The notion that pathogens acquire antibiotic resistance from members of the human microbiome is gaining traction, although this has yet to be shown directly. Antibiotic resistance and other critical functions for bacterial survival, including mercury resistance, carbohydrate degradation proteins, virulence factors, and catabolic enzymes, are transferred between bacteria through the processes of horizontal gene transfer. Despite the importance of this process for the spread of antibiotic resistance, surprisingly little is known about the scope and dynamics of HGT in natural bacterial settings. Our limited knowledge is due to the inherent difficulties of assaying the flexible portion of bacterial genomes, with most HGT-related studies focusing only on single organisms, single genes or specific components of the mobile gene pool. Comprehensive, high-throughput methods to examine the mobile gene pool are therefore needed to understand the role of HGT in natural communities at a systems-level and to identify interventions that may reduce the overall transfer of antibiotic resistance genes within the human microbiome. My overall vision is to examine the scope and dynamics of HGT in the human gut microbiome, by developing both experimental and in silico methods for detecting HGT. I will be adapt and employ single-cell technologies that induce long-range linkages in the DNA so that mobile genes can be associated with the species in which they reside. Using metagenomic shotgun data, I will develop an assembly method specifically geared towards mobile genetic elements focused on retaining the heterogeneity in genomic contexts in which mobile genes reside. I will also employ quantitative models to assign bacterial hosts to specific mobile genes. This suite of tools should provide comprehensive information on the origin, gene content and penetrance of mobile genetic elements to capture what is currently being transferred. Since the frequency of HGT in the human microbiome is unknown, I will establish baseline dynamics and further test the hypothesis that specific perturbations to our microbiomes induce horizontal gene transfer. DNA damage and cellular stress pathways increase bacterial competence and the mobilization of transferrable genetic elements. Using a combination of mouse models and studies with human subjects, I will test whether our behaviors that induce DNA damage and cellular stress, namely antibiotic use, infection, and fecal microbiota transplant, result in an increase of horizontal gene transfer and ultimately in the spread of antibiotic resistance genes.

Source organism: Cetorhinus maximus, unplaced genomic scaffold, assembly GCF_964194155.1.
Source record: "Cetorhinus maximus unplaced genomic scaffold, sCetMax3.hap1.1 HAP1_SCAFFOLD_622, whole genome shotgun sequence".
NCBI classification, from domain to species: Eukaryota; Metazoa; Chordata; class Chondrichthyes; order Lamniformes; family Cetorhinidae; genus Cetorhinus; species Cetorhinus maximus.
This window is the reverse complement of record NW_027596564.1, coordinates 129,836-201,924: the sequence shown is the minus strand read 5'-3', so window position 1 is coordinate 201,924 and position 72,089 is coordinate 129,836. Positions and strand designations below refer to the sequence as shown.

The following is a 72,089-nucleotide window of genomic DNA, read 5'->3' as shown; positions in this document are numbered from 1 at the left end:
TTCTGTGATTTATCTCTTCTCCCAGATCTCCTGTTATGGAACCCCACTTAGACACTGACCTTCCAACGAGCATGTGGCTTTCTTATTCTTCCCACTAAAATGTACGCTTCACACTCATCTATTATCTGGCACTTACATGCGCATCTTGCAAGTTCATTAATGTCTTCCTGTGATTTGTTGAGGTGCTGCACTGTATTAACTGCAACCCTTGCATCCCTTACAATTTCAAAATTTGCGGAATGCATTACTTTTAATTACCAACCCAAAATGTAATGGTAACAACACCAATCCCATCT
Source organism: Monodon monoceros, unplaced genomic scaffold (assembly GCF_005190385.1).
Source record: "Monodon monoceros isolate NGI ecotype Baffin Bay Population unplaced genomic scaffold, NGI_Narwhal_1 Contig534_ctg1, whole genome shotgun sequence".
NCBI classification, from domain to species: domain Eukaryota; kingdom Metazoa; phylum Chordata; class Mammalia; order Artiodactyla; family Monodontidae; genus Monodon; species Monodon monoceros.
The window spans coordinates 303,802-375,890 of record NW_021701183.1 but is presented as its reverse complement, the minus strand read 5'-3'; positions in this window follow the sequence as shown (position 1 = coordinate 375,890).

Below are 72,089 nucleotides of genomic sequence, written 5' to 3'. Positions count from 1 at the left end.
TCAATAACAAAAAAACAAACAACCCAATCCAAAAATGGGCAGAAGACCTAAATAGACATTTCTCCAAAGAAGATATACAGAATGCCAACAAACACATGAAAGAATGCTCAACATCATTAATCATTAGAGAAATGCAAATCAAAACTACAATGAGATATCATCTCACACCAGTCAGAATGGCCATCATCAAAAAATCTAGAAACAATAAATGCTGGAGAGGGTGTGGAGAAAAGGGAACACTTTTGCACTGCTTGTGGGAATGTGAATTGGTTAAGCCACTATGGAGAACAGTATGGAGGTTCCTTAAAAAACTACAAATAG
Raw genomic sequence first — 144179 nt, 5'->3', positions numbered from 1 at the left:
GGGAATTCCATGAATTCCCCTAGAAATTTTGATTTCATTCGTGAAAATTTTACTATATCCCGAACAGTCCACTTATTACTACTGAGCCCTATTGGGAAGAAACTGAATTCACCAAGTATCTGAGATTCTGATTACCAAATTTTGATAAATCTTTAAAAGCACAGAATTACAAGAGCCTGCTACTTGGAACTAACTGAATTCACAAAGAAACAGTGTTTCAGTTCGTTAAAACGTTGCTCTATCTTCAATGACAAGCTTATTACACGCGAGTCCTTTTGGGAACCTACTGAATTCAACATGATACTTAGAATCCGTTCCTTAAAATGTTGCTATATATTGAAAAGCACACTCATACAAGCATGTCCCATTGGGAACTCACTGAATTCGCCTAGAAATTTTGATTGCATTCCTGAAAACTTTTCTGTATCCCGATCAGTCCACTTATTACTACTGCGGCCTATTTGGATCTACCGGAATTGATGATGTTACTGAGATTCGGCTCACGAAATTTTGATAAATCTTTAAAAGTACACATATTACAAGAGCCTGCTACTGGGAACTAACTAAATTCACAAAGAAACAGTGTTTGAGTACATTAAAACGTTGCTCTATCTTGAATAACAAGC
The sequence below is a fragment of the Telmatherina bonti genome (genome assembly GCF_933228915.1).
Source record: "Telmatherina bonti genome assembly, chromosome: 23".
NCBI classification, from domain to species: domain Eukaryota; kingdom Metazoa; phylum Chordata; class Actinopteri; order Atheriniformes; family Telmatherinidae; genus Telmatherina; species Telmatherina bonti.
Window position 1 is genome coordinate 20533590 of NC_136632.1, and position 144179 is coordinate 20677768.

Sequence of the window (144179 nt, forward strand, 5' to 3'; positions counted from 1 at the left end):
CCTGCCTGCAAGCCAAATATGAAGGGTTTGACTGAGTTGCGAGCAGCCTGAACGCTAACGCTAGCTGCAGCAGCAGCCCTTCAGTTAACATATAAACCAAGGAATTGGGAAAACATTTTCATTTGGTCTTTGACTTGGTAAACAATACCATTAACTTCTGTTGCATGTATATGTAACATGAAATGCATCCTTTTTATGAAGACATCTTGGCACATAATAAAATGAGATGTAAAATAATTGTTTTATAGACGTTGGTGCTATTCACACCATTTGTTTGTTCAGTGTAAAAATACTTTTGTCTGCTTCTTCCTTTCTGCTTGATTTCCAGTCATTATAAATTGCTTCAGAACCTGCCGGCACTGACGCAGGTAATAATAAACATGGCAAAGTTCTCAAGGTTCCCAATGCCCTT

The acquisition of antibiotic resistance (AR) genes has rendered important pathogens, such as multidrug-resistant Enterobacteriaceae and Pseudomonas aeruginosa, nearly or fully unresponsive to antibiotics. It is widely accepted that these so-called `superbugs' acquire AR genes through horizontal gene transfer with members of the human microbiome with whom they come into contact. We are employing a combination of high-throughput single-cell technologies and computational approaches to expose the specific conditions under which these genes may become mobilized.